De Morgan’s laws
In formal logic, De Morgan's laws are rules relating the logical operators "and" and "or" in terms of each other via negation, namely: (A U B)’=A’ ∩ B’
(A ∩ B)’=A’ U B’
The rules can be expressed in English as:
"The negation of a conjunction is the disjunction of the negations." and "The negation of a disjunction is the conjunction of the negations." The law is named after Augustus De Morgan (1806–1871) who introduced a formal version of the laws to classical propositional logic. De Morgan's formulation was influenced by algebraization of logic undertaken by George Boole, which later cemented De Morgan's claim to the find. Although a similar observation was made by Aristotle and was known to Greek and Medieval logicians (in the 14th century William of Ockham wrote down the words that would result by reading the laws out), De Morgan is given credit for stating the laws formally and incorporating them in to the language of logic. De Morgan's Laws can be proved easily, and may even seem trivial. Nonetheless, these laws are helpful in making valid inferences in proofs and deductive arguments. Logic gates invert all inputs to a gate reverses that gate's essential function from AND to OR, or vice versa, and also inverts the output. So, an OR gate with all inputs inverted (a Negative-OR gate) behaves the same as a NAND gate, and an AND gate with all inputs inverted (a Negative-AND gate) behaves the same as a NOR gate. DeMorgan's theorems state the same equivalence in "backward" form: that inverting the output of any gate results in the same function as the opposite type of gate (AND vs. OR) with inverted inputs

De Morgan’s theorem is used to simplify a lot expression of complicated logic gates. For example, (A + (BC)')'. The parentheses symbol is used in the example.

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The answer is A BC.

Let's apply the principles of DeMorgan's theorems to the simplification of a gate circuit:

...retrenchment in certain regions and products.
In our 2013 report, Survival of the Fittest
(https://www.bcgperspectives.com/content/articles/financial_institutions_corporate_strategy_portfolio_management_global_capital_markets_2013_survival_of_the_fittest/),we asked whether the CMIB industry could survive in the long term. Our answer then, as it is today, is yes, but tall challenges remain. In this, our third annual report on the global CMIB business, we take a deeper look at those challenges, particularly regarding the core dynamics—revenues, regulations, clients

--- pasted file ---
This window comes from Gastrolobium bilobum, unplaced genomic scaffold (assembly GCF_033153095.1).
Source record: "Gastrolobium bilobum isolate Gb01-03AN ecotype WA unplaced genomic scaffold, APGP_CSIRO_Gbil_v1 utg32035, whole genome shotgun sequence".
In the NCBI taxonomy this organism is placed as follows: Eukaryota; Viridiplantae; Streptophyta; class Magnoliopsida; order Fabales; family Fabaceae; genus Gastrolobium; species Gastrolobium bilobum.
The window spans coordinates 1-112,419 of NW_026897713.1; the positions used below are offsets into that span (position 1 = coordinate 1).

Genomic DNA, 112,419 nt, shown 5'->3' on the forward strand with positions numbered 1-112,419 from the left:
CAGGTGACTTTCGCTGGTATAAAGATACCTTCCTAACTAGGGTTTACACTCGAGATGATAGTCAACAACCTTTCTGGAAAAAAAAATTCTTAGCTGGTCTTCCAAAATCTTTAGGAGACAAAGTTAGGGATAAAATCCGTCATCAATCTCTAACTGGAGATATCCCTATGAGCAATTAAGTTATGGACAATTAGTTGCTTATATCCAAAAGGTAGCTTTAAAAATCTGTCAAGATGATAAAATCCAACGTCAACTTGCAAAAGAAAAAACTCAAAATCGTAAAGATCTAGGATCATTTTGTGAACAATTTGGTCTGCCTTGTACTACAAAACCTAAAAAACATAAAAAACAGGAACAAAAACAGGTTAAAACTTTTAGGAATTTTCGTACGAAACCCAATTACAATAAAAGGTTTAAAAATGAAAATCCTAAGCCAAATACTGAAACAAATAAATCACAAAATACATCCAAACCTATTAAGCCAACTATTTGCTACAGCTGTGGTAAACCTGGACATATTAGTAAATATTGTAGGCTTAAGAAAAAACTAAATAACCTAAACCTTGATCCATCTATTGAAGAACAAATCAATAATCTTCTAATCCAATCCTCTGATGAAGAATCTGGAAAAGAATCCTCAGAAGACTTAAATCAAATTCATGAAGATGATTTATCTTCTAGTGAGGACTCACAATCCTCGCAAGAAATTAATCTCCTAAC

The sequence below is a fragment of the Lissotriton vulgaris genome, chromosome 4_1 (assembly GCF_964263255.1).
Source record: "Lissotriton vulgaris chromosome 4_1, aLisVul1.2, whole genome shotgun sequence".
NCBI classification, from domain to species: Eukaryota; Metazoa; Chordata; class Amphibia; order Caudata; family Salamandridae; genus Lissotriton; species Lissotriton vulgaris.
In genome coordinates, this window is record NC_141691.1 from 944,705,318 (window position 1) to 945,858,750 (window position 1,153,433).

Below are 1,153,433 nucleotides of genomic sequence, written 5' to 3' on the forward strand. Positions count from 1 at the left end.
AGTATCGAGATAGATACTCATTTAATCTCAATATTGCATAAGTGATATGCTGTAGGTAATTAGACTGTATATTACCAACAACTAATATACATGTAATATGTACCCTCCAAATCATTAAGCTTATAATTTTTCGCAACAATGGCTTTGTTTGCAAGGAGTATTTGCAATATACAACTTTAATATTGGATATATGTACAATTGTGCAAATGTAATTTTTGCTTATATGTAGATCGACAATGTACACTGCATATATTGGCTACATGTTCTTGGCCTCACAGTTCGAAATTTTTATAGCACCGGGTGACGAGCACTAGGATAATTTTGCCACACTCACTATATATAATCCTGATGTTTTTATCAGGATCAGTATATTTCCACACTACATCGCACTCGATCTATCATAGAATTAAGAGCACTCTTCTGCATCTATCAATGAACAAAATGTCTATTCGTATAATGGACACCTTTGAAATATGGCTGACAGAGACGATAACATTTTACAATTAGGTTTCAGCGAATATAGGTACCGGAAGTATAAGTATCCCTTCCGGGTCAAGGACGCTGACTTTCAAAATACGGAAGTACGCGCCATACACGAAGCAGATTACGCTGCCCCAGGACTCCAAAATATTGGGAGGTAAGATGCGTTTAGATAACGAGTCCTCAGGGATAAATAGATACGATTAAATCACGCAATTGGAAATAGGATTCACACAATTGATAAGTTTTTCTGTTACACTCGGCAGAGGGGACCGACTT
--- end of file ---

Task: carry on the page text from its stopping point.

—that influence the six business models that we feel are most viable. Our aim is to provide food for thought for senior management teams as they refine their strategies.
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Market Developments
We see two key challenges facing CMIB players. First, revenues have now become a scarce and volatile resource, pressuring short-term ROE. Second, regulation continues to take its toll and will remain a critical element as banks address cost structures, revenue models, and strategic positioning. Both revenue and regulatory dynamics will affect what we see as the six core business models in the CMIB industry.
The Revenue Challenge
ROE in the CMIB industry fell to 11 percent in 2013, a decline of 1 percentage point from the previous year. This level, which remains at or just below the typical cost of equity (10 to 12 percent), might seem relatively stable. But given the trend toward combined...

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Pythagorean Theorem
In mathematics, the Pythagorean theorem or Pythagoras' theorem is a relation in Euclidean geometry among the three sides of a right triangle (right-angled triangle). In terms of areas, it states:
In any right triangle, the area of the square whose side is the hypotenuse (the side opposite the right angle) is equal to the sum of the areas of the squares whose sides are the two legs (the two sides that meet at a right angle).
The theorem can be written as an equation relating the lengths of the sides a, b and c, often called the Pythagorean equation:[1]
where c represents the length of the hypotenuse, and a and b represent the lengths of the other two sides.
These two formulations show two fundamental aspects of this theorem: it is both a statement about areas and about lengths. Tobias Dantzig refers to these as areal and metric interpretations.[2][3] Some proofs of the theorem are based on one interpretation, some upon the other. Thus, Pythagoras' theorem stands with one foot in geometry and the other in algebra, a connection made clear originally byDescartes in his work La Géométrie, and extending today into other branches of mathematics.[4]